When a veteran is discharged from the armed forces, they begin the transition to civilian life. However, the type of discharge received can have far-reaching consequences for veterans as the stigma of an “Other Than Honorable” discharge follows veterans throughout their lives and limits the federal benefits they can receive. Proskauer is actively involved in helping veterans upgrade their discharge status, when they have been unfairly denied benefits due to an improper classification.
The families and children migrating from Central America have suffered terrible traumatic experiences, and a recent report by Physicians for Human Rights (PHR), a non-profit advocacy group, addresses the serious, long-term medical consequences of this trauma. These important findings provide compelling support for more humane immigration policies, and inform best practices for lawyers working with immigration clients.
Trauma Suffered by Young Migrants
Multiple studies link trauma to long-term negative health outcomes, including chronic disease, impaired cognitive development, and mental health conditions. With analysis by medical school faculty and students from Weill Cornell Center for Human Rights, the report is significant for its sole focus on child asylum seekers. Out of the 183 children in the study, nearly 80% experienced direct physical violence, 71% experienced threats of violence or death, 59% witnessed acts of violence, and almost 20% experienced repeated sexual violence or exploitation. Sixty percent of the children experienced some form of gang violence, and 47% experienced violence perpetrated by family members. A constant theme among the children was the lack of protection from law enforcement in their home countries. (Eighty-nine percent were from El Salvador, Guatemala, and Honduras.) Many also reported traumatic experiences during transit to the U.S. through dangerous terrain, with inadequate food or water, where they remained vulnerable to continued acts of violence.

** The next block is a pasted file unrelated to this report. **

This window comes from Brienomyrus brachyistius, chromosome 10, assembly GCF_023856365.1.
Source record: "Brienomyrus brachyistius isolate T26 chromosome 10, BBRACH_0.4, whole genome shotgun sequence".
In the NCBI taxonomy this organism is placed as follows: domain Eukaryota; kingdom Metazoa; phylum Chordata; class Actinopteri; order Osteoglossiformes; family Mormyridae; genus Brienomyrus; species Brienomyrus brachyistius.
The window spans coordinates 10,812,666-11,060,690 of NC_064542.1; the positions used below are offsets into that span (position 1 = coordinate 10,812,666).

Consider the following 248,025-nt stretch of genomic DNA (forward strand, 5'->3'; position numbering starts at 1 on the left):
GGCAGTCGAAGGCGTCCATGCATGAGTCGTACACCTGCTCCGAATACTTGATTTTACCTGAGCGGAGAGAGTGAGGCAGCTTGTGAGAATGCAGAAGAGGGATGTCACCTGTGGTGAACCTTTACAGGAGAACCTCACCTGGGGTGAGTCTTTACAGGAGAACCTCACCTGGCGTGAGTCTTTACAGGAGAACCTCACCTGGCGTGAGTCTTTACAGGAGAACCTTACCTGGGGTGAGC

Pro bono projects can provide some of the most meaningful and interesting moments in a lawyer’s career. It’s usually an easy decision to say “yes” when presented with a pro bono opportunity, because this type of work gives young lawyers invaluable experience and offers all lawyers a purposeful way to give back to their communities. Unfortunately, at the same time this work can be incredibly stressful, challenging, and emotionally taxing, and may lead to secondary trauma.
Secondary trauma is when the stress of working with a trauma-exposed client begins to interfere with a pro bono lawyer’s professional or personal life. Secondary traumatic stress, also known as vicarious trauma, burnout, or compassion fatigue, shares some symptoms with post-traumatic stress disorder, but it is the product of being indirectly exposed to another’s trauma. Examples of secondary trauma have been found in social workers who work with abused children; and therapists who support sexual assault survivors. Secondary traumatic stress also affects public interest lawyers, and has been documented among public defenders and judges.